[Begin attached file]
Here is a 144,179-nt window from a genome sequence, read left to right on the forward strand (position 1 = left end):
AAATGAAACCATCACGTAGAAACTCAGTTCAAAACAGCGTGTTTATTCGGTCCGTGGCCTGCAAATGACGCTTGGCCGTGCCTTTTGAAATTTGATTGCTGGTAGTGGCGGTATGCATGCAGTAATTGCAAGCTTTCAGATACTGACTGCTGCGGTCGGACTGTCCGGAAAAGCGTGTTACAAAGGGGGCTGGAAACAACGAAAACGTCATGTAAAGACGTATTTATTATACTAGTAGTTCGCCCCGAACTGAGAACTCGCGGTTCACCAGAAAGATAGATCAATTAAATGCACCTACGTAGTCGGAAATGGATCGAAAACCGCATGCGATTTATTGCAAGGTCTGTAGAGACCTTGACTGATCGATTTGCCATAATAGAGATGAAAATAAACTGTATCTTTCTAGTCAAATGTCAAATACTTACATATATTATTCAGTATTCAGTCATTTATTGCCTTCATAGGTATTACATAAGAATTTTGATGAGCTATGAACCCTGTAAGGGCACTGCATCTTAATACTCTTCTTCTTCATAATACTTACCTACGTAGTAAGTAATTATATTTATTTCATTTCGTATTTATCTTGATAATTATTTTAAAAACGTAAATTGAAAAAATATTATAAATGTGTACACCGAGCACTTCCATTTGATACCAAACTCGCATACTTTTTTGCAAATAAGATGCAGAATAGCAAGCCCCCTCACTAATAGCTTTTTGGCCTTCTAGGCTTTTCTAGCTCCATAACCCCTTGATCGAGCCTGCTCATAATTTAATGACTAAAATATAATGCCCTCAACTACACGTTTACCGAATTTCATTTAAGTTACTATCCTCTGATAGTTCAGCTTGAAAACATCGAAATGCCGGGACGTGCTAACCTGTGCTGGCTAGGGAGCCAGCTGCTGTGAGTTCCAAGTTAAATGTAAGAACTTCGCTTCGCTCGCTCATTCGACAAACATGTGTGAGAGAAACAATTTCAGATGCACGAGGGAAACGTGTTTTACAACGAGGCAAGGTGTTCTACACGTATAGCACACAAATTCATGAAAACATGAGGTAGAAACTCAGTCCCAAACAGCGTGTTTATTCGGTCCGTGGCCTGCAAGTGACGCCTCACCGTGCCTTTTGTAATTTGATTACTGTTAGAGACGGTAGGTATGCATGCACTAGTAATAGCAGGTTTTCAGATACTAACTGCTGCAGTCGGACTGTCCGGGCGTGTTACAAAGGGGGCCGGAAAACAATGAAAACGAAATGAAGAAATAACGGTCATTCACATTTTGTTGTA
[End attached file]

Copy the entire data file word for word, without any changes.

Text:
Here is a 144,179-nt window from a genome sequence, read left to right on the forward strand (position 1 = left end):
AAATGAAACCATCACGTAGAAACTCAGTTCAAAACAGCGTGTTTATTCGGTCCGTGGCCTGCAAATGACGCTTGGCCGTGCCTTTTGAAATTTGATTGCTGGTAGTGGCGGTATGCATGCAGTAATTGCAAGCTTTCAGATACTGACTGCTGCGGTCGGACTGTCCGGAAAAGCGTGTTACAAAGGGGGCTGGAAACAACGAAAACGTCATGTAAAGACGTATTTATTATACTAGTAGTTCGCCCCGAACTGAGAACTCGCGGTTCACCAGAAAGATAGATCAATTAAATGCACCTACGTAGTCGGAAATGGATCGAAAACCGCATGCGATTTATTGCAAGGTCTGTAGAGACCTTGACTGATCGATTTGCCATAATAGAGATGAAAATAAACTGTATCTTTCTAGTCAAATGTCAAATACTTACATATATTATTCAGTATTCAGTCATTTATTGCCTTCATAGGTATTACATAAGAATTTTGATGAGCTATGAACCCTGTAAGGGCACTGCATCTTAATACTCTTCTTCTTCATAATACTTACCTACGTAGTAAGTAATTATATTTATTTCATTTCGTATTTATCTTGATAATTATTTTAAAAACGTAAATTGAAAAAATATTATAAATGTGTACACCGAGCACTTCCATTTGATACCAAACTCGCATACTTTTTTGCAAATAAGATGCAGAATAGCAAGCCCCCTCACTAATAGCTTTTTGGCCTTCTAGGCTTTTCTAGCTCCATAACCCCTTGATCGAGCCTGCTCATAATTTAATGACTAAAATATAATGCCCTCAACTACACGTTTACCGAATTTCATTTAAGTTACTATCCTCTGATAGTTCAGCTTGAAAACATCGAAATGCCGGGACGTGCTAACCTGTGCTGGCTAGGGAGCCAGCTGCTGTGAGTTCCAAGTTAAATGTAAGAACTTCGCTTCGCTCGCTCATTCGACAAACATGTGTGAGAGAAACAATTTCAGATGCACGAGGGAAACGTGTTTTACAACGAGGCAAGGTGTTCTACACGTATAGCACACAAATTCATGAAAACATGAGGTAGAAACTCAGTCCCAAACAGCGTGTTTATTCGGTCCGTGGCCTGCAAGTGACGCCTCACCGTGCCTTTTGTAATTTGATTACTGTTAGAGACGGTAGGTATGCATGCACTAGTAATAGCAGGTTTTCAGATACTAACTGCTGCAGTCGGACTGTCCGGGCGTGTTACAAAGGGGGCCGGAAAACAATGAAAACGAAATGAAGAAATAACGGTCATTCACATTTTGTTGTA